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Re: What is the difference between unlink and rm -f?

From: Eric Blake
Subject: Re: What is the difference between unlink and rm -f?
Date: Wed, 29 Jan 2020 07:22:37 -0600
User-agent: Mozilla/5.0 (X11; Linux x86_64; rv:68.0) Gecko/20100101 Thunderbird/68.4.1

On 1/29/20 3:45 AM, Peng Yu wrote:

It seems to me unlink and rm -f are the same if the goal is the delete
files. When are they different? Thanks.

On really old systems, it was possible to hard link directories together. This had to be done carefully to avoid creating file system loops, so generally it was limited to only the root user (in fact, before the mkdir(2) syscall was invented, directories were first implemented by mkdir(1) as a root program that manually manipulated raw directory entries with mknod in such a manner as to create proper directory hard links on your behalf: But if you had a situation with hard linked directories, and want to remove a directory entry no matter whether it is a file or a directory or even missing, while still getting at any errno message from the kernel: 'unlink' does the job perfectly, while 'rm' fails (it does not remove directories even if unlink could) and 'rm -f' squelches error messages (which doesn't help if your goal is to see the result of the syscall).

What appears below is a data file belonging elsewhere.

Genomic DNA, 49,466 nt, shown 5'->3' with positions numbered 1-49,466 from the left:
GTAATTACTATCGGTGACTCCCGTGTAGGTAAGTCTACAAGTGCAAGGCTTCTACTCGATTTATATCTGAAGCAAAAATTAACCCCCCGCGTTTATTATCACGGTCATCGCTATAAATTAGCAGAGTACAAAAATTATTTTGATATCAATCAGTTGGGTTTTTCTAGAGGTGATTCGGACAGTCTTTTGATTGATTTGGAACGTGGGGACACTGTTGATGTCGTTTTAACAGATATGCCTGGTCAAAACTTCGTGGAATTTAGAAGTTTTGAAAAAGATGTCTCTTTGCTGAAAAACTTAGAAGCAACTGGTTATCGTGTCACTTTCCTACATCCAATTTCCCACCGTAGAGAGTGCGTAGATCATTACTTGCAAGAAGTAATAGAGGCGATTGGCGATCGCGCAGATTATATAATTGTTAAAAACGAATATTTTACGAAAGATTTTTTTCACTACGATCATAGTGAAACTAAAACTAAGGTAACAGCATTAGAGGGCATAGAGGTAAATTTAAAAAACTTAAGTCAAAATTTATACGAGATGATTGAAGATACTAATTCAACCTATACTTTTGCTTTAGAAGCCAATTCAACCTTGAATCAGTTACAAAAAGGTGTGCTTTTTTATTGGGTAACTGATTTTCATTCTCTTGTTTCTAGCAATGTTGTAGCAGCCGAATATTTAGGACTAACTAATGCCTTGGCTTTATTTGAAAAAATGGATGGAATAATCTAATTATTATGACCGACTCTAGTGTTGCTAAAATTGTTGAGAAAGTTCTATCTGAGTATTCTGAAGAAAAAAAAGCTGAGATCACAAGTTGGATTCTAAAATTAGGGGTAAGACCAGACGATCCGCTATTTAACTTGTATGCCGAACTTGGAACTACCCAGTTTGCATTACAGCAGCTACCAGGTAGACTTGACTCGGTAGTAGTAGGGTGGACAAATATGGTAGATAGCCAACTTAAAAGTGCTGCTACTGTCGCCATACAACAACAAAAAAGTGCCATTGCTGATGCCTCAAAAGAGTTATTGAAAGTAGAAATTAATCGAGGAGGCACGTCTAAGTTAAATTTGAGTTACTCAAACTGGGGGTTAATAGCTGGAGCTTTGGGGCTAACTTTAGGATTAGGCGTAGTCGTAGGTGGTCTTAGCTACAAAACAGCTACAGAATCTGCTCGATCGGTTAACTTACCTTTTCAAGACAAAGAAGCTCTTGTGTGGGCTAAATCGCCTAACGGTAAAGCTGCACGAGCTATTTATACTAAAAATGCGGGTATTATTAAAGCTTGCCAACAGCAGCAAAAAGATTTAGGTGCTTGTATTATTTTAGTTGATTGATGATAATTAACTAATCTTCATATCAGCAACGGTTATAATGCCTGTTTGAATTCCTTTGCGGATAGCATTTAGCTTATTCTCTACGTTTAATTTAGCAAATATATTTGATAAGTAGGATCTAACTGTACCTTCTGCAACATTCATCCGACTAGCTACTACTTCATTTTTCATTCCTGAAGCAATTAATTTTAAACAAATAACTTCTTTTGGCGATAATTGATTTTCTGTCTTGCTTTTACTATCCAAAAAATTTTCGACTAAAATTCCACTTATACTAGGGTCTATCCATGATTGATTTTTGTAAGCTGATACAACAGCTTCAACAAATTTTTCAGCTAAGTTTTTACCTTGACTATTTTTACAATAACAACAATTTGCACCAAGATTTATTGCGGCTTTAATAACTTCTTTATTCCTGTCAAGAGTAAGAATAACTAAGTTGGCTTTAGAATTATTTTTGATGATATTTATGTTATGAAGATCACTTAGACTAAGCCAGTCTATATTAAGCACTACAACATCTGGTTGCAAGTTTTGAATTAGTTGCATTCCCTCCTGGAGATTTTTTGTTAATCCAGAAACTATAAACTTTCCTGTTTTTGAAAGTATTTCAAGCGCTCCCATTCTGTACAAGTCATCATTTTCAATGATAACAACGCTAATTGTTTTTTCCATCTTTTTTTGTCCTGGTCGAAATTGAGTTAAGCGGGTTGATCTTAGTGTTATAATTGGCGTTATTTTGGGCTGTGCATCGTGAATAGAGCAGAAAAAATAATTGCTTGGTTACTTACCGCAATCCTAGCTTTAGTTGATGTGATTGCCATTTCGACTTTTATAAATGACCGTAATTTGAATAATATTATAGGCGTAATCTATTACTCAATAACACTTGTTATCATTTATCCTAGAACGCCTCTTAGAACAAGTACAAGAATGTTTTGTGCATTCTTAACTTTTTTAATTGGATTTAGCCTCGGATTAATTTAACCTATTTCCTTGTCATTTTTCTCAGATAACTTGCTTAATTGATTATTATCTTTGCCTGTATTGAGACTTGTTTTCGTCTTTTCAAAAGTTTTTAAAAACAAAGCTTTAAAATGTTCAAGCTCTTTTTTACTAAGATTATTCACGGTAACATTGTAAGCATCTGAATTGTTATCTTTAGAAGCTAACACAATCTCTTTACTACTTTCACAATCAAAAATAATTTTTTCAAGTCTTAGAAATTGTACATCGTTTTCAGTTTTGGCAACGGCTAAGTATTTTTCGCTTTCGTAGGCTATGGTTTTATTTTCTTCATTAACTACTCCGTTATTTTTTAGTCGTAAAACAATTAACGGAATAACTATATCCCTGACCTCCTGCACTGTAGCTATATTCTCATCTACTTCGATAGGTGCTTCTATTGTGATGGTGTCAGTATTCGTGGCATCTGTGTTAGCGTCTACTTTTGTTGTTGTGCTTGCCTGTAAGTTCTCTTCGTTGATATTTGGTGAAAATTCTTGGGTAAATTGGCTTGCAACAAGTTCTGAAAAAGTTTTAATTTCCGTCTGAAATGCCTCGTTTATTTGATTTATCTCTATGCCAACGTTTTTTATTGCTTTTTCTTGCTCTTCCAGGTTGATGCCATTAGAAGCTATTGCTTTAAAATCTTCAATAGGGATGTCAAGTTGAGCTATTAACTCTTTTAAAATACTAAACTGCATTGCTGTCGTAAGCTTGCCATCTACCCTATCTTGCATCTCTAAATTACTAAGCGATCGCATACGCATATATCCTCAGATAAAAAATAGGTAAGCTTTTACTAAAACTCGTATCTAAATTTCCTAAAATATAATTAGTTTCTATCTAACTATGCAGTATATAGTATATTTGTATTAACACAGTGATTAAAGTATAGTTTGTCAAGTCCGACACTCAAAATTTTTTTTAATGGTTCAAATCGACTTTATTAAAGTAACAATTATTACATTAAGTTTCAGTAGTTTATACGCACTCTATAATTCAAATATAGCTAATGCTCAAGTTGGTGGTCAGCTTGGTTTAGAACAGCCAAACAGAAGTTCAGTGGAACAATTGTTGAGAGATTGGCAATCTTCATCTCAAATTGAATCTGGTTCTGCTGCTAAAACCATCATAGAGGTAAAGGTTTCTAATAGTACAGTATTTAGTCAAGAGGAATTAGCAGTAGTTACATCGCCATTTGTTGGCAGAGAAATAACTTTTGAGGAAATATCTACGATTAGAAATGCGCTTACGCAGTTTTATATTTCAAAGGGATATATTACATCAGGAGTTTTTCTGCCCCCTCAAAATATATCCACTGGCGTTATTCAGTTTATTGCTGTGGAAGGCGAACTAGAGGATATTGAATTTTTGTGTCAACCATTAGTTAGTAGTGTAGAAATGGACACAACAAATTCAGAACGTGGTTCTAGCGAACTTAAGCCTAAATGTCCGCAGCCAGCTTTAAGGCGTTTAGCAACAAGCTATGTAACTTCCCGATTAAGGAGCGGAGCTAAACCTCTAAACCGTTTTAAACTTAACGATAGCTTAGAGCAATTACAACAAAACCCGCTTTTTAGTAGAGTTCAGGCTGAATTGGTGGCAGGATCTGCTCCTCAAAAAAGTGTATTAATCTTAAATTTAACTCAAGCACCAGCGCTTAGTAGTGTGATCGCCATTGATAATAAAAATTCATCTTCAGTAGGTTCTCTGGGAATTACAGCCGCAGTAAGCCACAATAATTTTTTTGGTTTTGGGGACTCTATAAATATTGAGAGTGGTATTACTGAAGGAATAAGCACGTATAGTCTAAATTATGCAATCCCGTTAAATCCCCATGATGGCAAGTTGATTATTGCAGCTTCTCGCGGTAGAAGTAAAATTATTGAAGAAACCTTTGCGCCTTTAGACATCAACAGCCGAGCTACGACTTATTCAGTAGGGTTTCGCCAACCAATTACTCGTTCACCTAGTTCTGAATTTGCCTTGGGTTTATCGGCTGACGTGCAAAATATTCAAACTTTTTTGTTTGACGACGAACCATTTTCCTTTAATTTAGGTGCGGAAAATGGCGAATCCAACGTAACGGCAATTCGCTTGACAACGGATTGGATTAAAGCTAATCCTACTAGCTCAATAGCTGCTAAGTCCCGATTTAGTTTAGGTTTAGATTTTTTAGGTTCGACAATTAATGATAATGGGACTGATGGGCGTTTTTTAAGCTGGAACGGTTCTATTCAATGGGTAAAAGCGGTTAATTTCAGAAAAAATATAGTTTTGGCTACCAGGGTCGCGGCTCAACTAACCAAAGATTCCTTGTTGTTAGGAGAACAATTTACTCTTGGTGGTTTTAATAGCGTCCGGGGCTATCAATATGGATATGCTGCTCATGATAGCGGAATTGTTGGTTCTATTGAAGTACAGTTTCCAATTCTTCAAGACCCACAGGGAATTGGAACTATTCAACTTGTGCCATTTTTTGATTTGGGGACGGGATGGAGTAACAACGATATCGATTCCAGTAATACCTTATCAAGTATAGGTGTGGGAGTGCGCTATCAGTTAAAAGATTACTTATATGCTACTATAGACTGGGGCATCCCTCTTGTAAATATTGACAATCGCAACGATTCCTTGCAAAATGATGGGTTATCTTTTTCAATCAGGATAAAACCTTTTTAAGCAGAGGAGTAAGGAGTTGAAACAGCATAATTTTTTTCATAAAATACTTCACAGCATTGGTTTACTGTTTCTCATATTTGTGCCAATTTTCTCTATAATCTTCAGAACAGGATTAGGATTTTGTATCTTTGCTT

These days, all systems have mkdir(2) and rmdir(2) syscalls, and you can no longer use mknod to create directories nor create directory hard links. So you are right that the original distinction between the two programs is much less significant than it used to be.

And asking here shows that you didn't google very hard, as I quickly found this answer to the same question:

Eric Blake, Principal Software Engineer
Red Hat, Inc.           +1-919-301-3226
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